Updated: Dec 10, 2019
It seems instinctual to poo. Little babies wiggle their legs around, hug their knees in tightly and get out their poo without moms explaining how to do it. Diaper wearing toddlers find a quiet place to squat down and sneak a poo out like a ninja. And as adults we sit on the toilet wondering why the hell we can't poop.
Pooping depends on 4 main things:
1. What you eat
3. Position and technique on the toilet
Let's dive into these categories a little more.
1. What you eat. What goes in must come out, right. Correct. Eating colorful fruits and veggies with natural fiber is best. Hydration also fits into this category. Would you rather push out a row of river rocks or a piece of a soft play dough? I vote for play dough. Fiber and water will help keep your stool consistency just right so you can actually get it out with minimal effort.
Not sure what foods fit into this category. Start by eating foods that aren't processed or packaged on the shelves. That means, hit the fruit and veggie aisle. Also, dairy and gluten are two main allergens for people and even if not a true allergen for you, it may cause gut back ups. The only way to know is eliminate it for a few months and see if you feel different without them. It's always best to consult your docs, nutritionist or dietician for major changes if you're already on a specific diet for health conditions.
2. Movement. Couch potatoes don't poop and not just because they're potatoes. Stool has to move through the large intenstines to make its way to the rectum before you can have a bowel MOVEMENT. And physically moving your body helps the gut move the stool as well. Walking, running, jumping, yoga, hiking all help stimulate your bowels. Your poo will mimic your sedentary life and being loaded with shit feels awfully crappy. ;)
If you don't move, your poo won't either. Even for a short bit during travel, sitting for a long car or plane rides gives you more than swollen feet and stiff joints, it gives the unwanted gift of constipation. Making time to move through your day will help your stool move through your pipes. Get up every 30 min to do 30 sec of anything other than being still. You can walk, do step ups, twist, wiggle, do the hokey pokey, it doensn't matter, just get up and go for it.
Here's a simple one, lie on your back and hug your right knee to your chest, stay there for 5 breaths, then switch sides. This simple move massages your colon and can help get things moving...it ain't called the wind removing pose for nothing.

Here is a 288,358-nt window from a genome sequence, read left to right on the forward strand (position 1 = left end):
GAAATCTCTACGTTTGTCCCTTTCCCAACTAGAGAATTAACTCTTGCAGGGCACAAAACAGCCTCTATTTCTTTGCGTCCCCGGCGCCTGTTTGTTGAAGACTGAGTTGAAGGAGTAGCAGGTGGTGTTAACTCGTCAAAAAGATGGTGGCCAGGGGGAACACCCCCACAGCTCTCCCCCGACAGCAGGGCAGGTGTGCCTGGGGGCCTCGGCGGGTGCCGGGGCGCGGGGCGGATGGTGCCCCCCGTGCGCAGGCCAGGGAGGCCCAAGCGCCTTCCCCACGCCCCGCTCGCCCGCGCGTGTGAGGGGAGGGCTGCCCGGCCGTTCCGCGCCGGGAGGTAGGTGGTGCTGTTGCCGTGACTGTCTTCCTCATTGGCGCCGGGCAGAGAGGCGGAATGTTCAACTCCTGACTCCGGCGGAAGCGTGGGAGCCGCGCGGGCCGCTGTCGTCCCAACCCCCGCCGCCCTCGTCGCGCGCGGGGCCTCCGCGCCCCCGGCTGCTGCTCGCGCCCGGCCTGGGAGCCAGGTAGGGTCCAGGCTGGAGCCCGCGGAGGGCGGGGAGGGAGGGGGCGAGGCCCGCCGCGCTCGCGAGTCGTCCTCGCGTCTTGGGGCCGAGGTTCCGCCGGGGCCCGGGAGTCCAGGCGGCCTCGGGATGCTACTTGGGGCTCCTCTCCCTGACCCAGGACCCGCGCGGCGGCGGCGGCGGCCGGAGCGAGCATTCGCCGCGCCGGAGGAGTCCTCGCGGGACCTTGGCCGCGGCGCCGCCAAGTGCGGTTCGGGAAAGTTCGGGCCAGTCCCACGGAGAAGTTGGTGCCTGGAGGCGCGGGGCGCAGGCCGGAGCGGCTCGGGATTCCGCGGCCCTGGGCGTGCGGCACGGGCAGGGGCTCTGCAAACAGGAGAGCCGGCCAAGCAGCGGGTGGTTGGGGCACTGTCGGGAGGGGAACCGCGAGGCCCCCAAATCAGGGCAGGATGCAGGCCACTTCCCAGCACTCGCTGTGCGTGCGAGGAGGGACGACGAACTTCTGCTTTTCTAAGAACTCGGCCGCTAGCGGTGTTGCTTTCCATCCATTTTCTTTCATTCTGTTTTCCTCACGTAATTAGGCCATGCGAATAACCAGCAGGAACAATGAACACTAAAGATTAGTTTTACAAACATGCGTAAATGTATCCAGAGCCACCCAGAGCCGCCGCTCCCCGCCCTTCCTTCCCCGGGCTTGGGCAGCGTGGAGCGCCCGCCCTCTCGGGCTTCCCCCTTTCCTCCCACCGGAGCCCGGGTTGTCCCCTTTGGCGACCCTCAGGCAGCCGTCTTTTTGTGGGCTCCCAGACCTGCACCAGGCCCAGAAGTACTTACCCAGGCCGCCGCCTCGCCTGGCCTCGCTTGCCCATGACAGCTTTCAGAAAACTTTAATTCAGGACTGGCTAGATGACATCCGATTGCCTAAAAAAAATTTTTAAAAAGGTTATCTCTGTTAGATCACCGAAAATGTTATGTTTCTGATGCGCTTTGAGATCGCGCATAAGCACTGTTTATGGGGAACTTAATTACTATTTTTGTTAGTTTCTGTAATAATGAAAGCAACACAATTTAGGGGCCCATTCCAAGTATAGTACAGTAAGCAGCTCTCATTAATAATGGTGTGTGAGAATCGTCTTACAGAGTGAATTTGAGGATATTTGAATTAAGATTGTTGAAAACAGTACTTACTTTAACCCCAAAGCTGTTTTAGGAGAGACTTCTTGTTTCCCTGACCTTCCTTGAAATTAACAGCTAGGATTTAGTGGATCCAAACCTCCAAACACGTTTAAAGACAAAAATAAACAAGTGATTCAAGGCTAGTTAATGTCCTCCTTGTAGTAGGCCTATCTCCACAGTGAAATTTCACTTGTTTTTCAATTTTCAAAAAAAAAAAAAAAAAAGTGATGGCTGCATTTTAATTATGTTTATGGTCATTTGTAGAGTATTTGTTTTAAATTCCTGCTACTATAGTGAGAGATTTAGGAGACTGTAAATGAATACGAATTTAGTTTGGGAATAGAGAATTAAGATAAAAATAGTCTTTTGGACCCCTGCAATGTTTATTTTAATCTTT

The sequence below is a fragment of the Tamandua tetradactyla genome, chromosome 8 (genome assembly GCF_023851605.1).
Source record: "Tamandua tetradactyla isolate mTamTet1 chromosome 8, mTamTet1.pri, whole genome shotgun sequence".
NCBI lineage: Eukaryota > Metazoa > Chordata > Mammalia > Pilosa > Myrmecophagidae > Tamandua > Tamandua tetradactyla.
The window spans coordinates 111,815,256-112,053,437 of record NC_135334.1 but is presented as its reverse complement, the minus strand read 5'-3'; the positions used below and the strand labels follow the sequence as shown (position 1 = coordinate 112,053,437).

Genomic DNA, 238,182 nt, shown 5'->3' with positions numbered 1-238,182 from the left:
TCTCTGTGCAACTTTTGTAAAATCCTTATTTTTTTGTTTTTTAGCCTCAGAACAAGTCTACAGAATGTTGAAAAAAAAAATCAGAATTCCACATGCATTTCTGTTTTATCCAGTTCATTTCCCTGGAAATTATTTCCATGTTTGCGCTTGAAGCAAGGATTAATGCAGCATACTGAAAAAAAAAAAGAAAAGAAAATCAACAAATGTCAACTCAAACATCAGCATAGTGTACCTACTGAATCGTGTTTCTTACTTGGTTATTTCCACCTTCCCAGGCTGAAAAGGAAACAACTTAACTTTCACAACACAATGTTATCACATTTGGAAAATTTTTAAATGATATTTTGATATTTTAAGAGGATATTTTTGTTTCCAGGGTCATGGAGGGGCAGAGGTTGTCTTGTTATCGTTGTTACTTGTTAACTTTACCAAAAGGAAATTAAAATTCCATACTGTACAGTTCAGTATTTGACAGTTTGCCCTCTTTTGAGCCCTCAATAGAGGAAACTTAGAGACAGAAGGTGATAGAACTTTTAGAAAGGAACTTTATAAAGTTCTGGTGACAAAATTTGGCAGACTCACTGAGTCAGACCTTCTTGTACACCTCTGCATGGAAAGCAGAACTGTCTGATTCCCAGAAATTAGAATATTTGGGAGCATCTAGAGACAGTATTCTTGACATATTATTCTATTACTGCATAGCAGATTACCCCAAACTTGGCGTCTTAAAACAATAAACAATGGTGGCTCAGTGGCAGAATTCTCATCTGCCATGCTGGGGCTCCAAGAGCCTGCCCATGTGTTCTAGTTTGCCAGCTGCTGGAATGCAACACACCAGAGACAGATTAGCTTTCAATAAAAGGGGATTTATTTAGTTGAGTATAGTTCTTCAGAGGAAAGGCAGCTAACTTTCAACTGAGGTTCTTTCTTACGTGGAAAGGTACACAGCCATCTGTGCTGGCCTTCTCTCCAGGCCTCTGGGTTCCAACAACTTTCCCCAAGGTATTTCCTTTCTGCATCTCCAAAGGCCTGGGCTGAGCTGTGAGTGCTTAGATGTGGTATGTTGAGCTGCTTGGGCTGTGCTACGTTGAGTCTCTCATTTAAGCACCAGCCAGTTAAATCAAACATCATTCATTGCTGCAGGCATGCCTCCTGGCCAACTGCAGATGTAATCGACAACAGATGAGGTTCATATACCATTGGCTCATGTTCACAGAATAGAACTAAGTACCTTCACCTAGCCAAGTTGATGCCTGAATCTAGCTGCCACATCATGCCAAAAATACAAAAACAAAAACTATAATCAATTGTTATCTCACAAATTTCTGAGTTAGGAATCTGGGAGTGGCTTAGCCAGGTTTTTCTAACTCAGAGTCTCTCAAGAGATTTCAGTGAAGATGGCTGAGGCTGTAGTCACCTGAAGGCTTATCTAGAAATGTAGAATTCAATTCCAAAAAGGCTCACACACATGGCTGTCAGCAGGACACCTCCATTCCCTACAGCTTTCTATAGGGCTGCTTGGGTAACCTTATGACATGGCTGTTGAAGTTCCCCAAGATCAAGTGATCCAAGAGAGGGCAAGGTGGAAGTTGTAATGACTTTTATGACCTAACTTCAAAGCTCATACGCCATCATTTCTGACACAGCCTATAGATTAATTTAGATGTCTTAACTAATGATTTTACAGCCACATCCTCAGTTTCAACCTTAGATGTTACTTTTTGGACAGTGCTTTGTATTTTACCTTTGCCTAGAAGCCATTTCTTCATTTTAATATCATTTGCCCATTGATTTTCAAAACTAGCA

3. Position (and technique) on the toilet. People do the darndest things...on the toilet. Resting their feet on the wall in front of them, hovering to avoid the seat (like I did in college at the bars because they're legit gross), pushing until they pop a blood vessel in their face or sitting for 20 min waiting.
Here's the thing. There isn't one perfect way to poop, but there are positional strategies to optimize the experience. For starters, squatting to poo isn't bad, but you've gotta go deep and have the hip mobility to get there. I'm not talking about the hover squat because that's no good. How can you relax your bum muscles as they hold you in the hover? I'm talking about the deep woods butt to (almost) floor squat. Its a position where the pelvic floor muscles lengthen, and gravity is on your side. But since we poo in toilets more than the woods, someone created a squatty potty to help get in a similar position. Be creative, you can use yoga blocks, a sideways garbage can or extra toilet paper rolls under your feet to create an optimal position of the pelvis and hips for pooing.
Also, not everyone's pipes are the same. So play around with leaning forward, slumping back or even rocking forward and back to get things moving. See what works best for your body.
The most important part of the pooing technique is to breath. If you need a little push, exhale as you do it to get the party started.
4. Mindset. When the experience has been a negative one for long enough, your mind gets caught up in the negative and forgets what it was like to have a nice easy poo. Unfortunately that mindset creates a cycle of not being able to poo. Anxiety, stress and fear ramps the nervous system into fight of flight. This state of being is crucial for short periods of time for survival. For example, if you're a chicken and a fox is chasing you, you better be able to take flight and get the hell out of there or you're soup. (I use this analogy because I have chickens and foxes are a fine predator). During that flee, it isn't not crucial for the chickens gut to digest food or go to the bathroom. Same goes for us humans.
When your body is on high alert, blood goes to what's important to keep you alive such as your big strong muscles to run as fast as you can. In order for your bowels to get moving down the tubes, you've gotta enter the rest and digest calmer side of the nervous system, its called your Parasympathetic Nervous System.
Try this on the next time you're sitting on the loo: Begin with 5 deep breaths without any thought of pooing. Then imagine the stool moving through your pipes and allow your anus to relax and prepare to poo. Maybe you feel an urge, maybe not. If you feel an urge, halleluah, have yourself a nice poo. If you don't feel the urge right away, take a few more slow breaths, try rocking forward/back and give yourself a few minutes on the toilet before you get up, move around (remember the 2nd category) and try again later.
If you've gone through all these strategies and still find yourself with pooings problems, get professional help. A pelvic PT will lead you in the right direction.
Happy pooing :)